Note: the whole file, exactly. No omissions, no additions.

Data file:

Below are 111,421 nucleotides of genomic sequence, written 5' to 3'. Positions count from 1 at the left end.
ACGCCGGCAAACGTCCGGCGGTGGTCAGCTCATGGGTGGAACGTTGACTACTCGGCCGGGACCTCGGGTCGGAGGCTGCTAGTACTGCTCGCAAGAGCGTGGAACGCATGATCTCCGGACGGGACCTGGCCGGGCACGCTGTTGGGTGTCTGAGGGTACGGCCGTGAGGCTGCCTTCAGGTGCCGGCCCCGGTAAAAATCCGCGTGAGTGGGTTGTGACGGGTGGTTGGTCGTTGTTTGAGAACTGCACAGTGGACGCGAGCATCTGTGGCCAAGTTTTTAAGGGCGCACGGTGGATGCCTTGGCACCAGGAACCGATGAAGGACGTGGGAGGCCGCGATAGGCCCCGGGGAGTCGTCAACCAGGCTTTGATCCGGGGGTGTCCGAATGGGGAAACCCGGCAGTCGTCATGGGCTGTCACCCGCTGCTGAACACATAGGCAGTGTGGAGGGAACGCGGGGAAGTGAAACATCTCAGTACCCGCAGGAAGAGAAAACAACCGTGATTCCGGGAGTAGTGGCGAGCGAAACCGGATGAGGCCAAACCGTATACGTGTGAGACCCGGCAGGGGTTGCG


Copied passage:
Below are 111,421 nucleotides of genomic sequence, written 5' to 3'. Positions count from 1 at the left end.
ACGCCGGCAAACGTCCGGCGGTGGTCAGCTCATGGGTGGAACGTTGACTACTCGGCCGGGACCTCGGGTCGGAGGCTGCTAGTACTGCTCGCAAGAGCGTGGAACGCATGATCTCCGGACGGGACCTGGCCGGGCACGCTGTTGGGTGTCTGAGGGTACGGCCGTGAGGCTGCCTTCAGGTGCCGGCCCCGGTAAAAATCCGCGTGAGTGGGTTGTGACGGGTGGTTGGTCGTTGTTTGAGAACTGCACAGTGGACGCGAGCATCTGTGGCCAAGTTTTTAAGGGCGCACGGTGGATGCCTTGGCACCAGGAACCGATGAAGGACGTGGGAGGCCGCGATAGGCCCCGGGGAGTCGTCAACCAGGCTTTGATCCGGGGGTGTCCGAATGGGGAAACCCGGCAGTCGTCATGGGCTGTCACCCGCTGCTGAACACATAGGCAGTGTGGAGGGAACGCGGGGAAGTGAAACATCTCAGTACCCGCAGGAAGAGAAAACAACCGTGATTCCGGGAGTAGTGGCGAGCGAAACCGGATGAGGCCAAACCGTATACGTGTGAGACCCGGCAGGGGTTGCG